Police, mayor face criticism after protest violence

Crime

Investigators are combing through thousands of photos and videos

PORTLAND, Ore. (KOIN) — Police said more arrests will be coming after Saturday’s protests and clashes in downtown Portland.

There has been criticism over whether police were able to step in soon enough when things got violent.

Mayor Ted Wheeler is out of the country on vacation but his senior advisor on public safety, Robert King, told KOIN 6 News investigators are looking over hundreds of photos and videos on social media.

There were a few separate incidents — a brawl near Pioneer Courthouse Square after officers started to disperse crowds and another attack on conservative blogger Andy Ngo.

The writer went to the hospital after he was beaten and had his camera stolen. His lawyer said on social media that Ngo was admitted with a brain bleed.

Many on social media were quick to criticize the mayor and Police Chief Danielle Outlaw, neither of whom made any public statement about the violence before noon Monday.

Monday afternoon Wheeler sent out a series of tweets saying in part, “We will do everything we can do make sure that those who have committed violence are held accountable.”

PPB released several photos of people they believe were involved in violence on Saturday with the hope of identifying them.

Portland police want help identifying these people who may have been involved in violence during a protest on June 29, 2019. (PPB)
Portland police want help identifying these people who may have been involved in violence during a protest on June 29, 2019. (PPB)

Police said officers saw many people in the crowd with weapons including batons, projectiles and firearms. They also said they got an email stating milkshakes thrown at protesters contained quick-drying cement.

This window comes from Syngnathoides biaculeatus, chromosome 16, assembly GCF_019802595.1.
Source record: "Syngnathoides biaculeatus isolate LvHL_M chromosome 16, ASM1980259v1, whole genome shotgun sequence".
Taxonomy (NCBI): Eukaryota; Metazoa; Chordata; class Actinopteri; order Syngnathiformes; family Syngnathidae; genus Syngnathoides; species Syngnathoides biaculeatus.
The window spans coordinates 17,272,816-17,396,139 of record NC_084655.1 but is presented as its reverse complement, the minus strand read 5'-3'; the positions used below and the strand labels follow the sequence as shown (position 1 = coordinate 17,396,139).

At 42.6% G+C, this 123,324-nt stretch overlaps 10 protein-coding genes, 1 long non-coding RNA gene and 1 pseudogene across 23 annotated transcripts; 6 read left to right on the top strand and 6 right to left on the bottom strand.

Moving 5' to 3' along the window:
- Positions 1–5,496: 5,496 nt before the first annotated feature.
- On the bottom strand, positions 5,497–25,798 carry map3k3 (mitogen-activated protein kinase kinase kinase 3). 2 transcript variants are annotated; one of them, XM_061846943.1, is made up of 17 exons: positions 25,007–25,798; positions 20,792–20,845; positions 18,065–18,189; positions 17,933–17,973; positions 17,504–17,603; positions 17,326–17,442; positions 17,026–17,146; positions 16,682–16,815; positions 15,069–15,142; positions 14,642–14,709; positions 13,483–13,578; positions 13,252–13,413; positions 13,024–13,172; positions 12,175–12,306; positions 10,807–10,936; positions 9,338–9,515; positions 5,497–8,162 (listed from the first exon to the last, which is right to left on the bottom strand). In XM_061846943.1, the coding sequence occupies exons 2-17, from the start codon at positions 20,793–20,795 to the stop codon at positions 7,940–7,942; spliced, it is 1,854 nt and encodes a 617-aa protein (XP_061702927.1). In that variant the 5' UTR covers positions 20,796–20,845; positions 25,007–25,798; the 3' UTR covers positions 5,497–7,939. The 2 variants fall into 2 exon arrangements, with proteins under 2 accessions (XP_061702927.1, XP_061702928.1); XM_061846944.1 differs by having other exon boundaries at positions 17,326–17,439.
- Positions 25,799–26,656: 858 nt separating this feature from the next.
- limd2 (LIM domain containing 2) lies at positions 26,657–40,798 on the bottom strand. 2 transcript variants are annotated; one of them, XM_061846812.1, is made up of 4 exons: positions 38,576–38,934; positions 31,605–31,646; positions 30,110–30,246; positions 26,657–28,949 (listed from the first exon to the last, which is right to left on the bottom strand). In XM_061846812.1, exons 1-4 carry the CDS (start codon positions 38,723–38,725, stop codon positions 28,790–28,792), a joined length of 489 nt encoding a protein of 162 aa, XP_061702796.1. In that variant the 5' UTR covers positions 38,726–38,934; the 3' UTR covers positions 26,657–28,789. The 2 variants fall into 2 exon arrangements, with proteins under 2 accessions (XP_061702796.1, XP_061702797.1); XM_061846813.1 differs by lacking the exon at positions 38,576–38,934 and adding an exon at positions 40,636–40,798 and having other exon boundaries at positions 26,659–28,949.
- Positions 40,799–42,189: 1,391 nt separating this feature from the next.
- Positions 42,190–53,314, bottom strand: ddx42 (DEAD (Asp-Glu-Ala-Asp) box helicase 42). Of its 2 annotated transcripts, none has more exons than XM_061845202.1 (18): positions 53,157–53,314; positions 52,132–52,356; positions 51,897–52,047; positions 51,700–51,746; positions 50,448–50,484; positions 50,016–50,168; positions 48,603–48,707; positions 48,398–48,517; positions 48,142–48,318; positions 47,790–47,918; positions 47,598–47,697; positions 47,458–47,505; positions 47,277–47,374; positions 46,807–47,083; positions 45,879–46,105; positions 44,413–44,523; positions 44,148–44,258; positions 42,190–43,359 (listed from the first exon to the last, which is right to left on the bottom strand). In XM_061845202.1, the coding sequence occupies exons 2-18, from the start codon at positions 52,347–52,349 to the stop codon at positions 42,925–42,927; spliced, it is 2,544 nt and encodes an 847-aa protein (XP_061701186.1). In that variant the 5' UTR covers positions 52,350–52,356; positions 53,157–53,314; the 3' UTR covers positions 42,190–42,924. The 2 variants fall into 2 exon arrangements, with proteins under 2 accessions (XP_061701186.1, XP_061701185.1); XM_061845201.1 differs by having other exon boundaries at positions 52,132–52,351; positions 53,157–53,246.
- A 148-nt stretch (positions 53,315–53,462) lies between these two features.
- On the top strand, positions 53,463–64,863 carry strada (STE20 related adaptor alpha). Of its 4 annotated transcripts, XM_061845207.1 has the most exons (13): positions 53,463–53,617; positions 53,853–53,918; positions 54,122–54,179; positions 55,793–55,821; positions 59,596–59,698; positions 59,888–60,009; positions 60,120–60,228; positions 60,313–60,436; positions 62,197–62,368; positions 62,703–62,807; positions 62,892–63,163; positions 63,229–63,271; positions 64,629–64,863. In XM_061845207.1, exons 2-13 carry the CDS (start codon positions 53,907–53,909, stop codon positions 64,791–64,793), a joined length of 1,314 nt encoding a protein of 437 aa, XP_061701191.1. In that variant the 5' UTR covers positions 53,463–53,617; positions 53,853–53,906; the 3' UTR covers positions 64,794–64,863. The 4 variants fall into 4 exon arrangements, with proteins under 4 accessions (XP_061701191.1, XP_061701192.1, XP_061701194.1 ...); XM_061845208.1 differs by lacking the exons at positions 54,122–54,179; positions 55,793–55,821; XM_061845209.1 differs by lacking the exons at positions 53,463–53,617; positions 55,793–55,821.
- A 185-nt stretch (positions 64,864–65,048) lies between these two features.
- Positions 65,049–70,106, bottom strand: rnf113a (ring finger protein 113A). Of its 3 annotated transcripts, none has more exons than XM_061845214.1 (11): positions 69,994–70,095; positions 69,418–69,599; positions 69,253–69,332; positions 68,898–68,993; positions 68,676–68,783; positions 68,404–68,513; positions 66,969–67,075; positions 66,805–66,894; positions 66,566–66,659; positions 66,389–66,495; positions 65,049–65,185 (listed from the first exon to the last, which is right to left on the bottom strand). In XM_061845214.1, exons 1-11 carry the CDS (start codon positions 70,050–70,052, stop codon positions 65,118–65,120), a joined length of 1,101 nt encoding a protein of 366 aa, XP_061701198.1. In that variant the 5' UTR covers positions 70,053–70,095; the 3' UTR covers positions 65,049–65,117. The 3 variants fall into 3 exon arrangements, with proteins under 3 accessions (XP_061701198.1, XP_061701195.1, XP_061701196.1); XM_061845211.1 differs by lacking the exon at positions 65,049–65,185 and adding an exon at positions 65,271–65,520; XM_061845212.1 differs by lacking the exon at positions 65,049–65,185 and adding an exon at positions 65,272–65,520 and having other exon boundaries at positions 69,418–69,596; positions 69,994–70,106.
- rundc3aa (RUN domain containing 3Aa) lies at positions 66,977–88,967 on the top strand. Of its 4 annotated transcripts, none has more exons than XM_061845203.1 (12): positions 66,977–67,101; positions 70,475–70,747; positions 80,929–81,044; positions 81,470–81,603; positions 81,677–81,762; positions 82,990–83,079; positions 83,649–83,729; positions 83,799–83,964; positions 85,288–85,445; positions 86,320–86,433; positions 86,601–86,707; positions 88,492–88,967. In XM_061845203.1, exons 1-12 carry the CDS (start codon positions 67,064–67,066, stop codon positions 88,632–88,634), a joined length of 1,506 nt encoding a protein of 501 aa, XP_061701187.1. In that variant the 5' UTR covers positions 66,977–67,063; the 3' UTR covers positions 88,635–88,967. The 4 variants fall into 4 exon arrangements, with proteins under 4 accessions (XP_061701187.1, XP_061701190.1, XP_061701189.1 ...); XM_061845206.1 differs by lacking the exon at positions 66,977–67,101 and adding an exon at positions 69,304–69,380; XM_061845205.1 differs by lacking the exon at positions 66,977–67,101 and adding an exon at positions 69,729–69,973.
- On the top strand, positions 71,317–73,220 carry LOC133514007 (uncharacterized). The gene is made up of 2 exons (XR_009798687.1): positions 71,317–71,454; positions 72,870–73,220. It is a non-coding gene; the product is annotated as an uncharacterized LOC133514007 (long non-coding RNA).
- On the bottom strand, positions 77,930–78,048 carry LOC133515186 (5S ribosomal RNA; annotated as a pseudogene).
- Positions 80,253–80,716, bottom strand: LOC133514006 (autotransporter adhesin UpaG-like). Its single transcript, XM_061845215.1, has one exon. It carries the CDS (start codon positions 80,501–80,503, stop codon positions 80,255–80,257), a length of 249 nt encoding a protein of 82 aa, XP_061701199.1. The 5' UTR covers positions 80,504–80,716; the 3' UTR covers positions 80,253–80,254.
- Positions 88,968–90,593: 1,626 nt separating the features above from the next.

Police said three people were arrested — one in relation to the milkshakes and eight were treated by medics during the demonstrations.

King said the objective for officers Saturday was to allow for free speech and keep opposing groups apart — which they largely managed to do for several hours.

Criticism was echoed by the police union, President Daryl Turner released a statement saying in part, “Police officers work to uphold the Constitution, including the right to free speech. It’s our job to ensure that our community can peacefully protest without fear of violence but right now our hands are tied.”

Outlaw wrote the following in a 3 p.m. press release:

“The members of the Portland Police Bureau and our partner agencies worked diligently in difficult circumstances on Saturday in an attempt to keep the peace, then respond to violence perpetrated by some of the participants as the event devolved. These events are dynamic in nature and challenging to predict and manage. The acts of a select group of violent individuals do not define Portland, but do have a negative impact on all of us. We are determined to pursue every lead with the goal of arresting those who engaged in crimes and holding them accountable. The public should be aware of the time it takes to shift resources and address violence; it is not immediate and officers have to weigh many factors in their approach. Even with this approach, some of our law enforcement and community members were subject to pepper spray, projectiles, and assault, which is unacceptable and impeded our ability to assist others.”

Anyone who witnessed violence or can help identify the people in the photos PPB released should contact detectives at 503.823.0400.

Copyright 2019 Nexstar Broadcasting, Inc. All rights reserved. This material may not be published, broadcast, rewritten, or redistributed.

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